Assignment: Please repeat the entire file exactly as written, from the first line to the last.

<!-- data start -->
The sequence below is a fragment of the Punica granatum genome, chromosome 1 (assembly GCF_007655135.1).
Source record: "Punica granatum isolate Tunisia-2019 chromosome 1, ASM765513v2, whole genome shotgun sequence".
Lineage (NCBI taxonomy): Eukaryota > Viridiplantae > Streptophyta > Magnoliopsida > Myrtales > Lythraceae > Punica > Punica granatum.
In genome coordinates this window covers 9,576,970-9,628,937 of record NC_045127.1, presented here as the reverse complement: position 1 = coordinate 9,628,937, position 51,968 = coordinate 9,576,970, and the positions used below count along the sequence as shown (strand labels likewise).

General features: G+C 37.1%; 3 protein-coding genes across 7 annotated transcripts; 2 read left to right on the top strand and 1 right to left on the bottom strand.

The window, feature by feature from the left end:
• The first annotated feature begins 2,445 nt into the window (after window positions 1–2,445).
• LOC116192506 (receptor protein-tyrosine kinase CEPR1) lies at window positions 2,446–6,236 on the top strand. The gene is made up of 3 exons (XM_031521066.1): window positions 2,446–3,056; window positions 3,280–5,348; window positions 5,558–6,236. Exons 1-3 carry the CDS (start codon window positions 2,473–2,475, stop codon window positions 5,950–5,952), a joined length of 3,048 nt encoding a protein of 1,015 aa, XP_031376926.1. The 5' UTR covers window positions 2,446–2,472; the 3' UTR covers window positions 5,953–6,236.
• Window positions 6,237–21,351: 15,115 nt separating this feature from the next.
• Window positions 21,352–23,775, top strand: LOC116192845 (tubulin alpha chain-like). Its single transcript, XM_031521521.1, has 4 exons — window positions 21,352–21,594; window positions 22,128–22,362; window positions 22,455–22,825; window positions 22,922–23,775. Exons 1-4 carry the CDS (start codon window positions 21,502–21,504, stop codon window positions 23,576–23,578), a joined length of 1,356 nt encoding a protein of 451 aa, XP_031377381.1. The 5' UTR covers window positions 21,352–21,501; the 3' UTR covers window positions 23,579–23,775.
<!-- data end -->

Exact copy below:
The sequence below is a fragment of the Punica granatum genome, chromosome 1 (assembly GCF_007655135.1).
Source record: "Punica granatum isolate Tunisia-2019 chromosome 1, ASM765513v2, whole genome shotgun sequence".
Lineage (NCBI taxonomy): Eukaryota > Viridiplantae > Streptophyta > Magnoliopsida > Myrtales > Lythraceae > Punica > Punica granatum.
In genome coordinates this window covers 9,576,970-9,628,937 of record NC_045127.1, presented here as the reverse complement: position 1 = coordinate 9,628,937, position 51,968 = coordinate 9,576,970, and the positions used below count along the sequence as shown (strand labels likewise).

General features: G+C 37.1%; 3 protein-coding genes across 7 annotated transcripts; 2 read left to right on the top strand and 1 right to left on the bottom strand.

The window, feature by feature from the left end:
• The first annotated feature begins 2,445 nt into the window (after window positions 1–2,445).
• LOC116192506 (receptor protein-tyrosine kinase CEPR1) lies at window positions 2,446–6,236 on the top strand. The gene is made up of 3 exons (XM_031521066.1): window positions 2,446–3,056; window positions 3,280–5,348; window positions 5,558–6,236. Exons 1-3 carry the CDS (start codon window positions 2,473–2,475, stop codon window positions 5,950–5,952), a joined length of 3,048 nt encoding a protein of 1,015 aa, XP_031376926.1. The 5' UTR covers window positions 2,446–2,472; the 3' UTR covers window positions 5,953–6,236.
• Window positions 6,237–21,351: 15,115 nt separating this feature from the next.
• Window positions 21,352–23,775, top strand: LOC116192845 (tubulin alpha chain-like). Its single transcript, XM_031521521.1, has 4 exons — window positions 21,352–21,594; window positions 22,128–22,362; window positions 22,455–22,825; window positions 22,922–23,775. Exons 1-4 carry the CDS (start codon window positions 21,502–21,504, stop codon window positions 23,576–23,578), a joined length of 1,356 nt encoding a protein of 451 aa, XP_031377381.1. The 5' UTR covers window positions 21,352–21,501; the 3' UTR covers window positions 23,579–23,775.